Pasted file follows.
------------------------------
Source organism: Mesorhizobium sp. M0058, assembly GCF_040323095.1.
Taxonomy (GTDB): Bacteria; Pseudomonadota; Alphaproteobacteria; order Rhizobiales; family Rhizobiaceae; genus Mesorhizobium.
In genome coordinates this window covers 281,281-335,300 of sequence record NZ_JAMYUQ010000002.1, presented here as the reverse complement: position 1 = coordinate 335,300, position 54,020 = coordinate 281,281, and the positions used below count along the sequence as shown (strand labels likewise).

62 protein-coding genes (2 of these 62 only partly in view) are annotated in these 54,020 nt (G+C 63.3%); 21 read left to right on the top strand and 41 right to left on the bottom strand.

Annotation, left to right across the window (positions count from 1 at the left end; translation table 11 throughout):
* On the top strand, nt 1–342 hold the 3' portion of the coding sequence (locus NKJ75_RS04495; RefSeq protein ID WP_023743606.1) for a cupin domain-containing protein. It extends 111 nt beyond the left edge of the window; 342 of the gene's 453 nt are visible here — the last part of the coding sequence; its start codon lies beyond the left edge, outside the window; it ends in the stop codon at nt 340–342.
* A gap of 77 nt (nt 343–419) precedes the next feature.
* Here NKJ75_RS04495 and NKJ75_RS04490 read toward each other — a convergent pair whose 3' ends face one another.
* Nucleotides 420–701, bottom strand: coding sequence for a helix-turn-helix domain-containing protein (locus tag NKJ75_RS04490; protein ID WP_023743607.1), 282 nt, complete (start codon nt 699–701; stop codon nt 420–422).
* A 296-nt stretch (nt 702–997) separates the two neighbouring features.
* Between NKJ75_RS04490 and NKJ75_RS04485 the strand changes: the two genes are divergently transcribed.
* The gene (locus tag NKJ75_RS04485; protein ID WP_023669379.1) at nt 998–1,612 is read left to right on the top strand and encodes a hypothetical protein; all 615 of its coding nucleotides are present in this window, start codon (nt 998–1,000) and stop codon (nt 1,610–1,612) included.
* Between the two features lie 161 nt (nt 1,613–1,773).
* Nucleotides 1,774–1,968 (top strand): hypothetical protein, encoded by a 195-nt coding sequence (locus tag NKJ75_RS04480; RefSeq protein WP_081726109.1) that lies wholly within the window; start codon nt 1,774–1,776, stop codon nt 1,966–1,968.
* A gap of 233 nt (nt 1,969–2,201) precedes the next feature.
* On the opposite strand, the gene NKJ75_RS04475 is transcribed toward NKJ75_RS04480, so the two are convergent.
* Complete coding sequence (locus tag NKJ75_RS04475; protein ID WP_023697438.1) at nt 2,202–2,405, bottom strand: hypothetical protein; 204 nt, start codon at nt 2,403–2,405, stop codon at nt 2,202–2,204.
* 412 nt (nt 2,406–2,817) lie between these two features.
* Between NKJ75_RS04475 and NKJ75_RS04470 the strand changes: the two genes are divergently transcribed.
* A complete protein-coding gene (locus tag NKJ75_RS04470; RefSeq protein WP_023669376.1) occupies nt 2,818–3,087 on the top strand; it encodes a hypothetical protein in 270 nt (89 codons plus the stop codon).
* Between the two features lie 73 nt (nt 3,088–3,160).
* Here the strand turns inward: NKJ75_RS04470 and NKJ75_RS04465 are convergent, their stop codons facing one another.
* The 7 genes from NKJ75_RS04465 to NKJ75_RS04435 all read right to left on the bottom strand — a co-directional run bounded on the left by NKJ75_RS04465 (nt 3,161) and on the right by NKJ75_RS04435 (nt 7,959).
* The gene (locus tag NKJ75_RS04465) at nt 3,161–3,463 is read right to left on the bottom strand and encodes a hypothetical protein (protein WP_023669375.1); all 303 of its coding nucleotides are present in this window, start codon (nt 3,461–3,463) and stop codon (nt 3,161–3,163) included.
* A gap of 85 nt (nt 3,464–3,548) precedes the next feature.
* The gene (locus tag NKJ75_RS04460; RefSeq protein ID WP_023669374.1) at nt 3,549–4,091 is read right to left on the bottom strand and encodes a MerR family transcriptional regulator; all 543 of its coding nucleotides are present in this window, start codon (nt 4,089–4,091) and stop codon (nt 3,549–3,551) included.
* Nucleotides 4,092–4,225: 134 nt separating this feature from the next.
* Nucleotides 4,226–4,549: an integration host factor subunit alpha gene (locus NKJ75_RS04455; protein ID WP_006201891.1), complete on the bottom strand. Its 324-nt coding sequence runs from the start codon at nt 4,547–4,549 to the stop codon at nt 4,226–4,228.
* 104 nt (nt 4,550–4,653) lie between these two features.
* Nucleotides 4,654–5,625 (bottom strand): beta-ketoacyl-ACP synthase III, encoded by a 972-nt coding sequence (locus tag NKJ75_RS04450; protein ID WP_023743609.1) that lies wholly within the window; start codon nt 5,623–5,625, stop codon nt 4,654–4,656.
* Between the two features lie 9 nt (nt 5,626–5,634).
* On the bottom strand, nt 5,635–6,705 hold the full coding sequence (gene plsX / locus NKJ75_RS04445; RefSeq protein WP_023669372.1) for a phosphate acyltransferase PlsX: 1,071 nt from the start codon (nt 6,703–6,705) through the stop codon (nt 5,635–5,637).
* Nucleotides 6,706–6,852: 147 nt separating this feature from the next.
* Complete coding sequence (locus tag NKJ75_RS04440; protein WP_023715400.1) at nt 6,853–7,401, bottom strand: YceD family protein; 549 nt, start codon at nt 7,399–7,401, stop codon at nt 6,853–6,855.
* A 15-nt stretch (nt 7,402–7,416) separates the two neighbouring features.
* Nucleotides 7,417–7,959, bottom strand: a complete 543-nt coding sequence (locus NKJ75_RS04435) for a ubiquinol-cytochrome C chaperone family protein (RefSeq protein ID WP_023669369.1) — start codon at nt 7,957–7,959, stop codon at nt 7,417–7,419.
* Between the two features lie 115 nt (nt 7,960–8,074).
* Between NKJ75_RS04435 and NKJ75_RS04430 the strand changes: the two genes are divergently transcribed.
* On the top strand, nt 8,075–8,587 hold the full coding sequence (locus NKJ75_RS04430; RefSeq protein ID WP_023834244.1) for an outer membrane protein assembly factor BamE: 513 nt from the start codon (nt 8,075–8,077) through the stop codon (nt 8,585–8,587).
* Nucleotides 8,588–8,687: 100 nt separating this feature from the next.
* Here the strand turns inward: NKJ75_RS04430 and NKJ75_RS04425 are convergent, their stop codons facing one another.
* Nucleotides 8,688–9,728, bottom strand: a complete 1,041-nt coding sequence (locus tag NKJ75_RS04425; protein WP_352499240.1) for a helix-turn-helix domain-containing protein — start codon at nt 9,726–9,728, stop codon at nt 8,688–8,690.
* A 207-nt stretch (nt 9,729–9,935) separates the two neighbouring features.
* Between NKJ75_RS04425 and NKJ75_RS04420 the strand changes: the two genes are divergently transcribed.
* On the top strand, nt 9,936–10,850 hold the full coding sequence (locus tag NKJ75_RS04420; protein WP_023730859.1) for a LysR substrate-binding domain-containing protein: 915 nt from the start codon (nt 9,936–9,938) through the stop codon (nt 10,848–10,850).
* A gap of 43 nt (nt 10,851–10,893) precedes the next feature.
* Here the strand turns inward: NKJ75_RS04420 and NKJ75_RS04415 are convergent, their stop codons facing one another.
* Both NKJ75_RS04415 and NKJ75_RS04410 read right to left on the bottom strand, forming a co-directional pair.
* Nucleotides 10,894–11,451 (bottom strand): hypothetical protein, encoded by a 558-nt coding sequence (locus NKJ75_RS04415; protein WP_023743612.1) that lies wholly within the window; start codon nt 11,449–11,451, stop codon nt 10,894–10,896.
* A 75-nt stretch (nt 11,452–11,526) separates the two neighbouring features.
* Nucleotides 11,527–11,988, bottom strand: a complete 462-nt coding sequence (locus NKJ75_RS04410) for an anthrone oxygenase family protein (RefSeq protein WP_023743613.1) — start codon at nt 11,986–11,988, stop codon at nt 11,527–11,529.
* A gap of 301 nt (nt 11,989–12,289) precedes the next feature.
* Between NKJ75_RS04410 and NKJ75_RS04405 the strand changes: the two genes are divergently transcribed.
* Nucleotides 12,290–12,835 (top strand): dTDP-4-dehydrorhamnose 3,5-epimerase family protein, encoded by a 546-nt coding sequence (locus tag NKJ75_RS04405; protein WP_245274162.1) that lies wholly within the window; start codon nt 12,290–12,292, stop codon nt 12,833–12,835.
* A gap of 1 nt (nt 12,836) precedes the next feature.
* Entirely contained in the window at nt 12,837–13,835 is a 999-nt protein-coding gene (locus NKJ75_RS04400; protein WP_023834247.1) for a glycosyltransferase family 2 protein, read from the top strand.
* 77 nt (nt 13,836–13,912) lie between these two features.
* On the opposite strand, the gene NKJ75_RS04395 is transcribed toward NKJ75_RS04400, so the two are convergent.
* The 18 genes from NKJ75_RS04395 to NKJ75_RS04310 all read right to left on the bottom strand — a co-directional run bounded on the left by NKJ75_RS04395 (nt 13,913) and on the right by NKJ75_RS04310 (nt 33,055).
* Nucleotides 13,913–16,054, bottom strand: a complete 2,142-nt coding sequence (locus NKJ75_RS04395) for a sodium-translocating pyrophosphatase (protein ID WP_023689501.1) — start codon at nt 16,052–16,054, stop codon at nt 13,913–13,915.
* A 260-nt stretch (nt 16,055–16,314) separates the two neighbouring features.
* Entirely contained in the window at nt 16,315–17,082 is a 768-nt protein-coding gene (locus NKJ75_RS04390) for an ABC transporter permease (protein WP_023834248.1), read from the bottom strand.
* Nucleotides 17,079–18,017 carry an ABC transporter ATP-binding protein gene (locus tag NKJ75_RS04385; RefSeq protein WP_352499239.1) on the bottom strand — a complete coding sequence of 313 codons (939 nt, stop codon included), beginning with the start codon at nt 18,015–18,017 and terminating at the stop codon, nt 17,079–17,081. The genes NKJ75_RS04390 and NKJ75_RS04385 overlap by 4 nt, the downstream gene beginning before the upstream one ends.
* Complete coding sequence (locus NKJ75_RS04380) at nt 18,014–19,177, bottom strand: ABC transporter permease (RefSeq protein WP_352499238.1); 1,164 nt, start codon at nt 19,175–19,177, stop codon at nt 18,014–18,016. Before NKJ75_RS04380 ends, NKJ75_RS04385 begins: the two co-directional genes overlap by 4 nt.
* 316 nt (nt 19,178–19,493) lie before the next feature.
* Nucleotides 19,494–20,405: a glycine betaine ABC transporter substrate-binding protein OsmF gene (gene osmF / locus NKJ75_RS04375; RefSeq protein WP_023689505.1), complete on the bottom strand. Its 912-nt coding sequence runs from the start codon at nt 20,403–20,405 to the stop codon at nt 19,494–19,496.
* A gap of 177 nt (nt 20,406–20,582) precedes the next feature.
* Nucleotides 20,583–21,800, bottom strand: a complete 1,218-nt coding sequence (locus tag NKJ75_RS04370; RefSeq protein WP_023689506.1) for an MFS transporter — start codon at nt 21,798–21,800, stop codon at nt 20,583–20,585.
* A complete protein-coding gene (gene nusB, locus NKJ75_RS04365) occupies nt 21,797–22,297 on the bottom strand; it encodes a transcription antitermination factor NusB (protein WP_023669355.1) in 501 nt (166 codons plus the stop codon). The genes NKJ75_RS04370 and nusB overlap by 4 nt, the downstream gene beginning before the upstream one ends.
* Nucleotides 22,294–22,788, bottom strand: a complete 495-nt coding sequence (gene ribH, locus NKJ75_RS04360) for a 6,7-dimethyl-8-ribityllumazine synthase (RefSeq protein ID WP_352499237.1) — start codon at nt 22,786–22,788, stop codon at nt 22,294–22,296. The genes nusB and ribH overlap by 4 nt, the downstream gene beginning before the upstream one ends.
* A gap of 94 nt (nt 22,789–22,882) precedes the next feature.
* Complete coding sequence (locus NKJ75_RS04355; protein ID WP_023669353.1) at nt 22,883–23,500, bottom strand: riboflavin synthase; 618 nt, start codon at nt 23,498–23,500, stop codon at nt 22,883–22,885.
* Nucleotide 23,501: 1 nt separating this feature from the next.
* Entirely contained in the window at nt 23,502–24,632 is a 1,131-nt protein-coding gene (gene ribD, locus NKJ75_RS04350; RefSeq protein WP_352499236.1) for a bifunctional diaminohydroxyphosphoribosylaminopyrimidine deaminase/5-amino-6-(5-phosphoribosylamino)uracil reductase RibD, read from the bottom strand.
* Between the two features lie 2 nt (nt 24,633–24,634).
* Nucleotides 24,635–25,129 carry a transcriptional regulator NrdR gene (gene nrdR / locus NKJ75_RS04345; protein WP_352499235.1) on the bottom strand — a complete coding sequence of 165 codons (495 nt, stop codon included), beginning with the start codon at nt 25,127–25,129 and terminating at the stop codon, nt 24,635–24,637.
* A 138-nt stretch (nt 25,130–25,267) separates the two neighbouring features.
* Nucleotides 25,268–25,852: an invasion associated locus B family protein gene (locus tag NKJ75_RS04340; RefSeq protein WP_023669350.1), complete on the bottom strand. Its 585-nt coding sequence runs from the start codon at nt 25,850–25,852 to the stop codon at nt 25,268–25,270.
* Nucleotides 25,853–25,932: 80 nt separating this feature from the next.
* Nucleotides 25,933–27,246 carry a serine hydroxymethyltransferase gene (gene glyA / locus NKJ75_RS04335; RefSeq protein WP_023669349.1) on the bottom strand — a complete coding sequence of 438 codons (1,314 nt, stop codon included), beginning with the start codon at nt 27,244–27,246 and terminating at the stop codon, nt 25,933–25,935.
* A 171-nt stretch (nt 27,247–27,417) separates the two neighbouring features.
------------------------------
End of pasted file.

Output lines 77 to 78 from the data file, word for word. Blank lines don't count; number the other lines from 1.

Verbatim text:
* A 138-nt stretch (nt 25,130–25,267) separates the two neighbouring features.
* Nucleotides 25,268–25,852: an invasion associated locus B family protein gene (locus tag NKJ75_RS04340; RefSeq protein WP_023669350.1), complete on the bottom strand. Its 585-nt coding sequence runs from the start codon at nt 25,850–25,852 to the stop codon at nt 25,268–25,270.